In city centres with high rise blocks, I would expect that a van would be much more cost effective, allowing a lot of stuff to be delivered to effectively a single point in one go.
In massively rural areas the delivery in a few minutes from order is a difficult concept. If the nearest town is 30 miles away the drone needs a range of 60 miles at high speed for each delivery.
Small to medium towns plus suburbs of cities probably give the best population density coupled with individual properties having enough outside space for the delivery to be made. In weatherproof packaging, obviously. However to meet the "few minutes" delivery target the stock would have to be held locally which defeats the current centralised warehousing model.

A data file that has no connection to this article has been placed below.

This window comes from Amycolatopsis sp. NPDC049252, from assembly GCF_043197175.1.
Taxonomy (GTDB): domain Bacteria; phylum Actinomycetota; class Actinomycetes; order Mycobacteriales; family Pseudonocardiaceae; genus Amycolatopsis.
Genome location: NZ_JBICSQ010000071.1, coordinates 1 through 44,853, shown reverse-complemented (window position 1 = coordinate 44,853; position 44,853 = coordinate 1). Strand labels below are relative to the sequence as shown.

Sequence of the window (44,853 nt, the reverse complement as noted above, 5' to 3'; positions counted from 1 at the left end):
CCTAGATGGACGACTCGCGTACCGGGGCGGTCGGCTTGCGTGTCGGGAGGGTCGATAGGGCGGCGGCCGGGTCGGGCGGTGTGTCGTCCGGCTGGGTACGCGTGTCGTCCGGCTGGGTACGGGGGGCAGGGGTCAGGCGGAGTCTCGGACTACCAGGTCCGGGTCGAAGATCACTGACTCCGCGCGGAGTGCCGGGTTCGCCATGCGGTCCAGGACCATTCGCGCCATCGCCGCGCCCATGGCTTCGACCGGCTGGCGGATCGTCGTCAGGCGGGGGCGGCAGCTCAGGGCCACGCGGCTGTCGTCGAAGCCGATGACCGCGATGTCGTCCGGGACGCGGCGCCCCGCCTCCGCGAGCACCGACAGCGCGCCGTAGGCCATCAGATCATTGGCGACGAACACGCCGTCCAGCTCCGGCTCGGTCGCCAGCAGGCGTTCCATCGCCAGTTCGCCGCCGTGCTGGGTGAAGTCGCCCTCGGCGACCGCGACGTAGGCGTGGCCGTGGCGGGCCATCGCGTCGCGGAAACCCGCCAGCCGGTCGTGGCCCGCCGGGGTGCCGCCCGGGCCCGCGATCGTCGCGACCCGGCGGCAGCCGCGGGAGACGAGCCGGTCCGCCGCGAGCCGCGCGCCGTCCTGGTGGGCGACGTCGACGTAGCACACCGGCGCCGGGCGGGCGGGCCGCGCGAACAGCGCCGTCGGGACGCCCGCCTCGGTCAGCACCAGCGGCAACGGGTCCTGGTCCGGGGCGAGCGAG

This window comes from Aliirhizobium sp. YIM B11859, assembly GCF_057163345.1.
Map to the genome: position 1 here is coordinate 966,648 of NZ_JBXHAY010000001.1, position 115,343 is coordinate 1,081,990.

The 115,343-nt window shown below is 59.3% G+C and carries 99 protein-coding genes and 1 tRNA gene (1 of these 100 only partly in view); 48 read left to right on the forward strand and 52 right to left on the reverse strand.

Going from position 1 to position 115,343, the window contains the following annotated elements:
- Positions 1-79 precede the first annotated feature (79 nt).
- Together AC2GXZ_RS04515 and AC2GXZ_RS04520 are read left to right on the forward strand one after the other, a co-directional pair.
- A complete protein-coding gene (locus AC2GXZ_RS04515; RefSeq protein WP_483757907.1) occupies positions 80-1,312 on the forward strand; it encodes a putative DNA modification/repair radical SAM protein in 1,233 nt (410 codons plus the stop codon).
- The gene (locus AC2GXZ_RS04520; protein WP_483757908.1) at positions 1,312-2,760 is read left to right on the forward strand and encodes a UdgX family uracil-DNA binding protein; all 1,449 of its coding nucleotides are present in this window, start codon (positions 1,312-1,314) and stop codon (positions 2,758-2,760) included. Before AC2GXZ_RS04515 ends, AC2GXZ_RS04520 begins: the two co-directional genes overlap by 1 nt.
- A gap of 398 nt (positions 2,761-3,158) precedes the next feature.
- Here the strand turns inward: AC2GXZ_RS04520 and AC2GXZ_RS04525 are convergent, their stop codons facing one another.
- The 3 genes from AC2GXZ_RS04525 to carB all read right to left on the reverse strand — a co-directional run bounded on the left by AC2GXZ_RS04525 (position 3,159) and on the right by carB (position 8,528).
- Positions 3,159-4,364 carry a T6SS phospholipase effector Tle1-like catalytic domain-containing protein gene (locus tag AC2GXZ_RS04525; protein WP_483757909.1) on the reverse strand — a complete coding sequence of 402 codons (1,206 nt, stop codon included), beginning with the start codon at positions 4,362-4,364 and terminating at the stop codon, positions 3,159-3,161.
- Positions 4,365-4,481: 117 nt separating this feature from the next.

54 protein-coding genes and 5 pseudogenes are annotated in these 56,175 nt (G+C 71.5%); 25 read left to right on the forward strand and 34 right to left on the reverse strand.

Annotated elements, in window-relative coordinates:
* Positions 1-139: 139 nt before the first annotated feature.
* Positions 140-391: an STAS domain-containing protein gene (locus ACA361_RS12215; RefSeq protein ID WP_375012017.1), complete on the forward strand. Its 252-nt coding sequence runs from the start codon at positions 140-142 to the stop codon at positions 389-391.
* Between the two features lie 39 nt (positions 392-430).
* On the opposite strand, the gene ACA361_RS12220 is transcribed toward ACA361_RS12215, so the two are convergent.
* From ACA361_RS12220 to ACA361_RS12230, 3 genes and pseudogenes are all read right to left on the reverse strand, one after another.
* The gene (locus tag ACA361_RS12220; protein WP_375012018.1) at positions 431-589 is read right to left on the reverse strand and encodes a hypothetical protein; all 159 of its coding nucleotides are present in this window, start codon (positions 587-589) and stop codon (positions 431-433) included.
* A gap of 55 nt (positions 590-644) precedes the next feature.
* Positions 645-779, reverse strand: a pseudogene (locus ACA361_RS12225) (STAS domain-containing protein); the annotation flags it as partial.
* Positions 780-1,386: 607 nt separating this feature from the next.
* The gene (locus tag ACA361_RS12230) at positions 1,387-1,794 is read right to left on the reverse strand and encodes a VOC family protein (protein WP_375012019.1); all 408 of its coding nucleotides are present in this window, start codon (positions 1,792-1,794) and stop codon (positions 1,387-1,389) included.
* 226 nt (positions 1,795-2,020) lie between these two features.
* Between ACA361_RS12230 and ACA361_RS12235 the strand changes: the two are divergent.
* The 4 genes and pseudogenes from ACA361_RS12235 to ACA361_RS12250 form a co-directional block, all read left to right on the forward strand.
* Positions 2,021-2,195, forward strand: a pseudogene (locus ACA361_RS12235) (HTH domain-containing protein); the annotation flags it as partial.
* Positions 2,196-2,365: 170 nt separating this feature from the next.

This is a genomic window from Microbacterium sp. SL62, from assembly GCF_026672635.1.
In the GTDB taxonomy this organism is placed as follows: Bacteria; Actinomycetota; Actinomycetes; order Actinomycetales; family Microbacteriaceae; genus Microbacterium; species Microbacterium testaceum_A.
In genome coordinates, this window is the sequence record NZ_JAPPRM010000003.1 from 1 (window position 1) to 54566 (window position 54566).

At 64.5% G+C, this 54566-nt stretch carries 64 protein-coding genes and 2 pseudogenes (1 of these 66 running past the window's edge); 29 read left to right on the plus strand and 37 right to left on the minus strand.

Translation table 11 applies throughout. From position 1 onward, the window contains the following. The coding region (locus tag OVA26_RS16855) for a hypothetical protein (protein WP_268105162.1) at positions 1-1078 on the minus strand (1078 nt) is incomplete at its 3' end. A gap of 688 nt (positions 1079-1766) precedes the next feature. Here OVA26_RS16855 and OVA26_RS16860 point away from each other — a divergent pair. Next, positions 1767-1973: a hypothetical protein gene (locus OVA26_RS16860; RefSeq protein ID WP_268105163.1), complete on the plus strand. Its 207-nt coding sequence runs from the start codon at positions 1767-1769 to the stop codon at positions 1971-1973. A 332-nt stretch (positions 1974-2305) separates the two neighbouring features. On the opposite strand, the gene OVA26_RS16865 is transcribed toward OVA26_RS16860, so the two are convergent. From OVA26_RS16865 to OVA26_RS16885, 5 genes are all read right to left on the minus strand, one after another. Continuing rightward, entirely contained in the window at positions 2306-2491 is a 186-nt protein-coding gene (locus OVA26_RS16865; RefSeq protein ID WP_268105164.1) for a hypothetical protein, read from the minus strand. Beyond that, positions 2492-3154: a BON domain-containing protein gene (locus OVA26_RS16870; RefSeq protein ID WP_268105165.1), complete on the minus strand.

Expect the "few minutes" to morph into a few minutes after the monster delivery platform arrives within 5 miles of your location and starts firing off drones left right and centre. Amazon Prime "next day" delivery is already moving in this direction.
Anyone who has watched good tracking information (DPD for example) will have seen the delivery truck arrive very locally hours before you get the package. The courier in two streets away and on delivery 23. You are delivery 76.
Presumably this is still much cheaper than the van turning up in a local car park and a swarm of Deliveroo type cyclists rushing all the packages out at once. Which is more or less the drone model but with zero hour contract meatsacks.